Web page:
Okay, only slightly more seriously. But this time my DVD has subtitles, and I'm not going to fall asleep in the middle. We just watched the new Harry Potter movie, so in this viewing, I can't help thinking about Parseltongue. And Voldemort's snake, Nagini, and how that's just like people who name their cats Kitty. Kind of endearing for a dark lord.
Anyway, when last I attempted to review Nigahen: Nagina, Part 2, I left off with Anupam Kher's evil tantrika plotting to abduct unknowing snake-child Sridevi. But he was thwarted by one of her guardian cobras (who are a lot more effective than most surveillance and security devices), and by mid-film, he's actually being kept away by the threat of the police -- a humorously everyday twist in a supernaturally-themed plot, but I like it.
This frees her up to get involved with lunkish Sunny Deol, who's back home after an extended time away. (We know that because of his introductory song, about a stranger coming home to his native land). I thought he was in school or something, but no: his mother reveals, "We had gone to the 'Kumbh' fair. ..My son got so lost in the crowd, that we found him after 15 years! You may call it a miracle!"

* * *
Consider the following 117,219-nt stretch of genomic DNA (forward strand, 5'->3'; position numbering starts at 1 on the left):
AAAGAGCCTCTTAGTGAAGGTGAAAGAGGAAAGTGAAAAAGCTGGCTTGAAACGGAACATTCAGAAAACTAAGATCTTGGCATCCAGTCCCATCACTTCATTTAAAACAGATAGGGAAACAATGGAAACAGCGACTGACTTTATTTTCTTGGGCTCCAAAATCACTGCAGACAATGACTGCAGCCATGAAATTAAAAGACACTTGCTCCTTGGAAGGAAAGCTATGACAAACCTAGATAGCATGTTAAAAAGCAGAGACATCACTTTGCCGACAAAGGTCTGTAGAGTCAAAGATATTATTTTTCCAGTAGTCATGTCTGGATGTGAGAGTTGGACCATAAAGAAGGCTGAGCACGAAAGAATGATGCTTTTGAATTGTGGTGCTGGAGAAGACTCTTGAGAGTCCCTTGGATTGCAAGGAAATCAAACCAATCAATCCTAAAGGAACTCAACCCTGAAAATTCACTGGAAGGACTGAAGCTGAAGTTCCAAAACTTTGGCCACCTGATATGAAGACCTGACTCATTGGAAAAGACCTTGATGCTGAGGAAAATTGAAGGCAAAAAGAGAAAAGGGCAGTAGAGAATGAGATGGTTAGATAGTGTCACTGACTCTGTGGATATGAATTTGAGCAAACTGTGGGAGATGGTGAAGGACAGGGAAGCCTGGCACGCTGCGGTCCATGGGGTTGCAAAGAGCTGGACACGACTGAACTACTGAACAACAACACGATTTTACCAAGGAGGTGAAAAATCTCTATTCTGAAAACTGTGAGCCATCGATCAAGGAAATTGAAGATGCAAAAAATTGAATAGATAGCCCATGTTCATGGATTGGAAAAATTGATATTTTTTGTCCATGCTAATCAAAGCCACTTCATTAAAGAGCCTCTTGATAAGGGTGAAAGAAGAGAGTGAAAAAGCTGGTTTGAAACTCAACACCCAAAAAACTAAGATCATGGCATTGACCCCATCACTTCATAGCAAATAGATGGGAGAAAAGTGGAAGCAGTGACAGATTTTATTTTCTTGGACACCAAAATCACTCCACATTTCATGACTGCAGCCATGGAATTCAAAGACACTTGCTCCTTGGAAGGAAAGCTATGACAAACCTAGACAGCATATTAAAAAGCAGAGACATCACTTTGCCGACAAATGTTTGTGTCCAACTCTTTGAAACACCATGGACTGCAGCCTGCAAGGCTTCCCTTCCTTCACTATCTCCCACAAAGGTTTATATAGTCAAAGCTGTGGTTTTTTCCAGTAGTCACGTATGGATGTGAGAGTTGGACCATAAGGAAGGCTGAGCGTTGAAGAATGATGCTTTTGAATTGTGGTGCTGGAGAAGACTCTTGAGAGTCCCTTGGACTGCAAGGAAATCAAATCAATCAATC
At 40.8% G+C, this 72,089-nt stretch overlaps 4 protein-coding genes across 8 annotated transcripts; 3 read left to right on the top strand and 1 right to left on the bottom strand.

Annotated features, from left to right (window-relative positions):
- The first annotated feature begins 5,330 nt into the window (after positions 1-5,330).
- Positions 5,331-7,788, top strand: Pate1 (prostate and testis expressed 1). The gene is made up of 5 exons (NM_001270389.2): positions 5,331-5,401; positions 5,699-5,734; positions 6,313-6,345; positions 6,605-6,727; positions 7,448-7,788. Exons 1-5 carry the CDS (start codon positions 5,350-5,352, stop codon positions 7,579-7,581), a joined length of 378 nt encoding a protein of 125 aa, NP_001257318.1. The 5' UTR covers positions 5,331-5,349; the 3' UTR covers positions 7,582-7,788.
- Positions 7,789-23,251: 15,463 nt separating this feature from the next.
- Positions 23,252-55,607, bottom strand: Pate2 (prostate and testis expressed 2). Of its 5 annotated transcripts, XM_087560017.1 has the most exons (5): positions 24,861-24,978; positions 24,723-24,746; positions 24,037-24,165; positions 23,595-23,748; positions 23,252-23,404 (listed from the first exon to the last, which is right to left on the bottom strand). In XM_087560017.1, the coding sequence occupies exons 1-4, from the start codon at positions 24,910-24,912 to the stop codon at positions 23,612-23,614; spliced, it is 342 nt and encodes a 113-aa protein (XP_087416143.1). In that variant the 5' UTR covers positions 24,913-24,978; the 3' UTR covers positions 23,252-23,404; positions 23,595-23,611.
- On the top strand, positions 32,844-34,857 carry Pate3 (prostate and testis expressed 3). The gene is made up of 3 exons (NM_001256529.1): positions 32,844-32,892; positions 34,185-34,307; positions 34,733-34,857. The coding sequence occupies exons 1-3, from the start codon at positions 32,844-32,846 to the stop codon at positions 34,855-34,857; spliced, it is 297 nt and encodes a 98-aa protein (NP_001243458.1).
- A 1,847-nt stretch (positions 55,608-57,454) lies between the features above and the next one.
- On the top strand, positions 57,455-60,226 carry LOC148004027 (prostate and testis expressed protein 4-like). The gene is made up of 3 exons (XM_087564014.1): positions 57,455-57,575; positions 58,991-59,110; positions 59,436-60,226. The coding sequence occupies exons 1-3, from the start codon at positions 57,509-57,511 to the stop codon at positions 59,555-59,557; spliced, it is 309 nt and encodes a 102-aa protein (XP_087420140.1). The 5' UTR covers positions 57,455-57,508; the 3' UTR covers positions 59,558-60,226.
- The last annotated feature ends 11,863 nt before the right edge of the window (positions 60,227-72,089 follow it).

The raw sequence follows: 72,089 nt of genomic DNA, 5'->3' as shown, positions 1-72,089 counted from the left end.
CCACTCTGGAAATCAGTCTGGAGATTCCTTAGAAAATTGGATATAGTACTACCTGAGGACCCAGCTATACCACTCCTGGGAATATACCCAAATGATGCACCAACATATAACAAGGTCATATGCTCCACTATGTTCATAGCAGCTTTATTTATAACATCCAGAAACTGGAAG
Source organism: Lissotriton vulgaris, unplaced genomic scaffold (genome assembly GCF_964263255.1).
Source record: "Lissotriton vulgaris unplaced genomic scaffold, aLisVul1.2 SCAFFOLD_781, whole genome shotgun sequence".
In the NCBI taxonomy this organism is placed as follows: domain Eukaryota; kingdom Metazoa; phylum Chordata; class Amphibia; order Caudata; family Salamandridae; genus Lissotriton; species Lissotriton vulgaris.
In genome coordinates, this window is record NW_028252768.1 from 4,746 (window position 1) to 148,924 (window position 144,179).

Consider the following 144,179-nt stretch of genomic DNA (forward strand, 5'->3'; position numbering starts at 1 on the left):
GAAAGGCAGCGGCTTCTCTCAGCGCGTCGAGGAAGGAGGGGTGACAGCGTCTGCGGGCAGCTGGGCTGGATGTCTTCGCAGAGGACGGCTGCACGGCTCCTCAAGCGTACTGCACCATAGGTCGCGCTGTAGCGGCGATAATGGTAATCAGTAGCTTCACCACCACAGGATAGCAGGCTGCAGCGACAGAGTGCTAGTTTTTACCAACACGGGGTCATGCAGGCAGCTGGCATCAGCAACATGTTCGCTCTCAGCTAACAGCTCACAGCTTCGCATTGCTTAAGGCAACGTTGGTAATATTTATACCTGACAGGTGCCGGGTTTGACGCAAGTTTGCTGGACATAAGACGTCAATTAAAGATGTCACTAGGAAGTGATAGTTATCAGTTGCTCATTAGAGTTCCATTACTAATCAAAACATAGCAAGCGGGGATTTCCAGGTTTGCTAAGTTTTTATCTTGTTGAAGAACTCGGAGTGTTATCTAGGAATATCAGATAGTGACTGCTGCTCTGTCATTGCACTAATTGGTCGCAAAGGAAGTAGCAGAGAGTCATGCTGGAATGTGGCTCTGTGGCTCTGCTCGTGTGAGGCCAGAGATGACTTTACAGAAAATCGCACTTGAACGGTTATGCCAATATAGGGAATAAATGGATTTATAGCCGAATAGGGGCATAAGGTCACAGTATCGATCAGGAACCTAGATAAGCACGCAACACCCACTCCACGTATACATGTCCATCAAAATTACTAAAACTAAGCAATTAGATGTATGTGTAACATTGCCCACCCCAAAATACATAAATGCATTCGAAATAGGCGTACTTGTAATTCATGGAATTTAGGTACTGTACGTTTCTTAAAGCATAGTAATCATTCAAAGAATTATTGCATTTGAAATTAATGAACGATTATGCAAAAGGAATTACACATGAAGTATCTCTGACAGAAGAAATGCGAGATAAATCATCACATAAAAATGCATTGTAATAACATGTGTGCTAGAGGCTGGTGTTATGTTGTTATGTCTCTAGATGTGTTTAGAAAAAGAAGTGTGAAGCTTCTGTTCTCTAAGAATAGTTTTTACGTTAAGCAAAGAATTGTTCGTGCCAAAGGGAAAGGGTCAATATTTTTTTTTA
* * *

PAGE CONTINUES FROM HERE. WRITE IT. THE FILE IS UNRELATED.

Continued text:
Old masala plots never die, but sometimes crop up in casual conversation.
And now things get SPOILERY, so feel free to hit the "back" button:
Sunny is actually under Anupam's power, wooing Sridevi as part of the plot to find the usual mystical gemstone. He'd been turned into a snake by magic, and then back into a human again. Frankly, this is more like a Nagina Matchmaking Service than a sensible sinister plan. Hey, let's set this confused, metamorphed snake-human up with the daughter of another metamorphed snake-human, who's endowed with various snaky powers and sympathies! That couldn't possibly go wrong.
I guess he didn't have any Mongoose Boys lying around the cave that he could use.
A few random thoughts:
When a marriage propsal comes for Sridevi, kindly Grandpa Pran is very modern, saying it's not the place of the elders, but the children themselves to decide. Nor is he at all concerned with Sunny's lower social status (but he might have objected to the snake thing, if he'd known).
Sridevi wears a couple of really pretty saris (one green and gold, one white and pink), but alternates them with some puffy, shoulder-padded numbers reminiscent of bad '80s bridesmaid gowns.